Changing weather patters are nothing new, and they have been happening ever since the earth has had weather. Looking back over just the last few decades, we can see that the weather and weather change is truly global. As one location experiences droughts, another has torrential downpours. Again, this is nothing new, nor should it be a surprise to anyone.
If weather patterns have been changing for a long time, why are people just now noticing them? The truth is that many people have been noticing them for a long time, while others simply haven’t paid much attention.
Do you remember the Columbus Day storms that raged all over the country back in the 60’s? Enormous amounts of rain fell in places that normally didn’t receive that much rain, and areas that were usually damp received a corresponding increase in precipitation. High winds slammed through several areas, including the entire Pacific Northwest portion of the US. There were flash floods over much or Oregon and Washington, including the desert zones. Winds at Crater Lake National Park in south central Oregon were so high that though the weather equipment used there at the time was incapable of measuring them, the winds snapped and uprooted enormous Ponderosa Pines that were 20 feet in diameter and nearly 200 feet tall. The power lines that fed energy to the park were snapped in so many places due to falling trees that they were replaced instead of being spliced and repaired.
At the same time that this was occurring in the continental US, there were severe droughts in much of Africa, global areas normally hit with monsoons got practically no rain, and El Nino gripped the Pacific currents, disrupting weather in South America.
Was this an isolated incident? Hardly; in the 70’s, 80’s, and 90’s, tremendous storms hit one place or another, droughts occurred in many locations around the globe including in the US, and yet other areas, including Alaska, experienced many times of unseasonably mild weather. Indeed, various areas also experienced earthquakes, tsunamis, and volcanic eruptions which were not weather related, but which made the devastation that much more wide spread.
So what is the cause of the weather changes? Scientists are not entirely sure. The amount of recorded data we have is scanty, and our knowledge of the many different contributing factors is still in its’ infancy. There are a few things that we’ve learned through the years, however.
For instance, except for locally isolated weather patterns, we know that ocean currents have a major effect on weather. Warm water flows away from the equator and toward the poles, while frigid water flows deep, back toward the equator. This process is not fast, and may take thousands of years to complete the circuit. Normal fluctuations in the current, such as what happens during El Nino and La Nina, changes the weather patterns over vast areas, sometimes for years at a time.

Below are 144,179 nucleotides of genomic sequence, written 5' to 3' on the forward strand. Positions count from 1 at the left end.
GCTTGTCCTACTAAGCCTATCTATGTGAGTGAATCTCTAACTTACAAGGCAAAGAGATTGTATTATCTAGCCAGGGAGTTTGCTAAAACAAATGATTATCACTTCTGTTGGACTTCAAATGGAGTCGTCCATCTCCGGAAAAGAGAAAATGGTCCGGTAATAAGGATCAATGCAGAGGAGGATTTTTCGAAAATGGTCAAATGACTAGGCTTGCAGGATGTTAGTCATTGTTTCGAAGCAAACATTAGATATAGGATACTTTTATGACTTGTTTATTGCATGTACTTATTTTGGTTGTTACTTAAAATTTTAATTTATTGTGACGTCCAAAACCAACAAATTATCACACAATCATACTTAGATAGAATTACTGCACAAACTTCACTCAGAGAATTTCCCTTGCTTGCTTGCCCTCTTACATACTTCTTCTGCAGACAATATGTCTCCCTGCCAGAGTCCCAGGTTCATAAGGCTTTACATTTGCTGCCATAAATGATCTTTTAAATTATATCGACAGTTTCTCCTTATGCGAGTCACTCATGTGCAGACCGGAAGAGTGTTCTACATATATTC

We also know that the heat actually comes from the sun, sometimes unevenly. We have identified many solar cycles, such as the 11-year sunspot cycle, but it is doubtless that there are many more cycles we don’t know about. In part, this is because of the relatively small amount of time man has been observing the star at the center of our planetary system. Historically, there have been several times when sunspots seemed to be missing, at times, for decades. Only much more recently have scientists drawn a correlation between the diminished sunspots and times of increased cold all over the globe. Though the relationship is clear, since there has been severe and rapid cooling each time the sun has gone through a quiescent phase, we still don’t understand the mechanism that creates the changes, either in our weather or in the lack of sunspots. The best we can do is to say that even seemingly minor changes in the sun have a big impact on our worldwide weather patterns.
The more we explore the causes of change in weather patterns, the more abundantly clear it becomes that we need more information, and we need to learn what that data really means. This means that we cannot afford to be swayed by emotions, but need to keep open minds. It may be that there are simple and straightforward reasons for the changes. It may just as easily be that there is a complex interaction between cycles we don’t even know about yet.
Once again, it will be the quest for knowledge that will allow us all to properly investigate the cause for changing weather patterns. It won’t be wild speculations based on emotions, nor will it happen because we ignore it, if we do. We may never be able to do much about the changes, but understanding them can ultimately help us prepare for them. That is of supreme importance.